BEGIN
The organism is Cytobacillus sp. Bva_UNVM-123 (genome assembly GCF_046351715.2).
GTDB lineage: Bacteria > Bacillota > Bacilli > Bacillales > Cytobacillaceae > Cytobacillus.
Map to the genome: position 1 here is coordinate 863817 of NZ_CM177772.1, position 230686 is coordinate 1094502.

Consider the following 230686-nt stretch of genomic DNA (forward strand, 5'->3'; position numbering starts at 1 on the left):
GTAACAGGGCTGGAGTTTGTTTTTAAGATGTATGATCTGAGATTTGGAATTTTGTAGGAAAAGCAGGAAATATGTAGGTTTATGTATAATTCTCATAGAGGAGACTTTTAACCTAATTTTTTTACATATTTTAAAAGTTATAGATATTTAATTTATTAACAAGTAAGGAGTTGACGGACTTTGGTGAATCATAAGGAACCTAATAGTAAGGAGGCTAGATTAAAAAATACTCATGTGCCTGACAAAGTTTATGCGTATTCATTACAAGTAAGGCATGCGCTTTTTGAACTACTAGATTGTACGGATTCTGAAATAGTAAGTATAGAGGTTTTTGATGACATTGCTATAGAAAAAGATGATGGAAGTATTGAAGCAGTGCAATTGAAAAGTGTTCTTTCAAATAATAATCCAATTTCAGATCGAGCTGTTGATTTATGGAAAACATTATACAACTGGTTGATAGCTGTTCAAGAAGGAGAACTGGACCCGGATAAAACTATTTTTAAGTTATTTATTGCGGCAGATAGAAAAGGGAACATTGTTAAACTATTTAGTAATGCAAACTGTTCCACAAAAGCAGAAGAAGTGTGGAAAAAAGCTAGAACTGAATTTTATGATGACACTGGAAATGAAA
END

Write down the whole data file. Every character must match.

The organism is Cytobacillus sp. Bva_UNVM-123 (genome assembly GCF_046351715.2).
GTDB lineage: Bacteria > Bacillota > Bacilli > Bacillales > Cytobacillaceae > Cytobacillus.
Map to the genome: position 1 here is coordinate 863817 of NZ_CM177772.1, position 230686 is coordinate 1094502.

Consider the following 230686-nt stretch of genomic DNA (forward strand, 5'->3'; position numbering starts at 1 on the left):
GTAACAGGGCTGGAGTTTGTTTTTAAGATGTATGATCTGAGATTTGGAATTTTGTAGGAAAAGCAGGAAATATGTAGGTTTATGTATAATTCTCATAGAGGAGACTTTTAACCTAATTTTTTTACATATTTTAAAAGTTATAGATATTTAATTTATTAACAAGTAAGGAGTTGACGGACTTTGGTGAATCATAAGGAACCTAATAGTAAGGAGGCTAGATTAAAAAATACTCATGTGCCTGACAAAGTTTATGCGTATTCATTACAAGTAAGGCATGCGCTTTTTGAACTACTAGATTGTACGGATTCTGAAATAGTAAGTATAGAGGTTTTTGATGACATTGCTATAGAAAAAGATGATGGAAGTATTGAAGCAGTGCAATTGAAAAGTGTTCTTTCAAATAATAATCCAATTTCAGATCGAGCTGTTGATTTATGGAAAACATTATACAACTGGTTGATAGCTGTTCAAGAAGGAGAACTGGACCCGGATAAAACTATTTTTAAGTTATTTATTGCGGCAGATAGAAAAGGGAACATTGTTAAACTATTTAGTAATGCAAACTGTTCCACAAAAGCAGAAGAAGTGTGGAAAAAAGCTAGAACTGAATTTTATGATGACACTGGAAATGAAA